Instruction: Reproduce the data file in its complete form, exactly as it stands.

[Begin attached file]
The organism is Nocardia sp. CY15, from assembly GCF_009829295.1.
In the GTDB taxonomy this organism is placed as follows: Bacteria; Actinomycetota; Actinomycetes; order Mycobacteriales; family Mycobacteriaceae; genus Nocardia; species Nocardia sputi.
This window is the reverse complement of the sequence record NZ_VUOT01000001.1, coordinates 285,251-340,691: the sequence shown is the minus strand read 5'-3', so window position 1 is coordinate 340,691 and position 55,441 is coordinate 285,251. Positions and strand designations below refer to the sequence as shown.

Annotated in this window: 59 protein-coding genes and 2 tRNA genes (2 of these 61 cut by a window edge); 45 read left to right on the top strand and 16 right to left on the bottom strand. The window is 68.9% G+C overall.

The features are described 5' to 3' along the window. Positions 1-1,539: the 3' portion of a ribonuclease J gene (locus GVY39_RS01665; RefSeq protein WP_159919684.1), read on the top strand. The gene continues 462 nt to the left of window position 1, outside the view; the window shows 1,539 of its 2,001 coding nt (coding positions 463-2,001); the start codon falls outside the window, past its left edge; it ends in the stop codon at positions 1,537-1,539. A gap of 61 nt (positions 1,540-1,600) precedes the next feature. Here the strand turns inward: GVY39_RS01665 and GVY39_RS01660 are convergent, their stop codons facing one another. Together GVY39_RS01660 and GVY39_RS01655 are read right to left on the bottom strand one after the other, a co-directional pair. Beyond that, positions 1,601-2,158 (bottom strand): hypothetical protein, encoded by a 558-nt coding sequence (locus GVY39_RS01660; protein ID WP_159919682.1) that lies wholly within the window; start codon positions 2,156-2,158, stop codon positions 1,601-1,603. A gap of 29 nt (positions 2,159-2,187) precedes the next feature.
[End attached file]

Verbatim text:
The organism is Nocardia sp. CY15, from assembly GCF_009829295.1.
In the GTDB taxonomy this organism is placed as follows: Bacteria; Actinomycetota; Actinomycetes; order Mycobacteriales; family Mycobacteriaceae; genus Nocardia; species Nocardia sputi.
This window is the reverse complement of the sequence record NZ_VUOT01000001.1, coordinates 285,251-340,691: the sequence shown is the minus strand read 5'-3', so window position 1 is coordinate 340,691 and position 55,441 is coordinate 285,251. Positions and strand designations below refer to the sequence as shown.

Annotated in this window: 59 protein-coding genes and 2 tRNA genes (2 of these 61 cut by a window edge); 45 read left to right on the top strand and 16 right to left on the bottom strand. The window is 68.9% G+C overall.

The features are described 5' to 3' along the window. Positions 1-1,539: the 3' portion of a ribonuclease J gene (locus GVY39_RS01665; RefSeq protein WP_159919684.1), read on the top strand. The gene continues 462 nt to the left of window position 1, outside the view; the window shows 1,539 of its 2,001 coding nt (coding positions 463-2,001); the start codon falls outside the window, past its left edge; it ends in the stop codon at positions 1,537-1,539. A gap of 61 nt (positions 1,540-1,600) precedes the next feature. Here the strand turns inward: GVY39_RS01665 and GVY39_RS01660 are convergent, their stop codons facing one another. Together GVY39_RS01660 and GVY39_RS01655 are read right to left on the bottom strand one after the other, a co-directional pair. Beyond that, positions 1,601-2,158 (bottom strand): hypothetical protein, encoded by a 558-nt coding sequence (locus GVY39_RS01660; protein ID WP_159919682.1) that lies wholly within the window; start codon positions 2,156-2,158, stop codon positions 1,601-1,603. A gap of 29 nt (positions 2,159-2,187) precedes the next feature.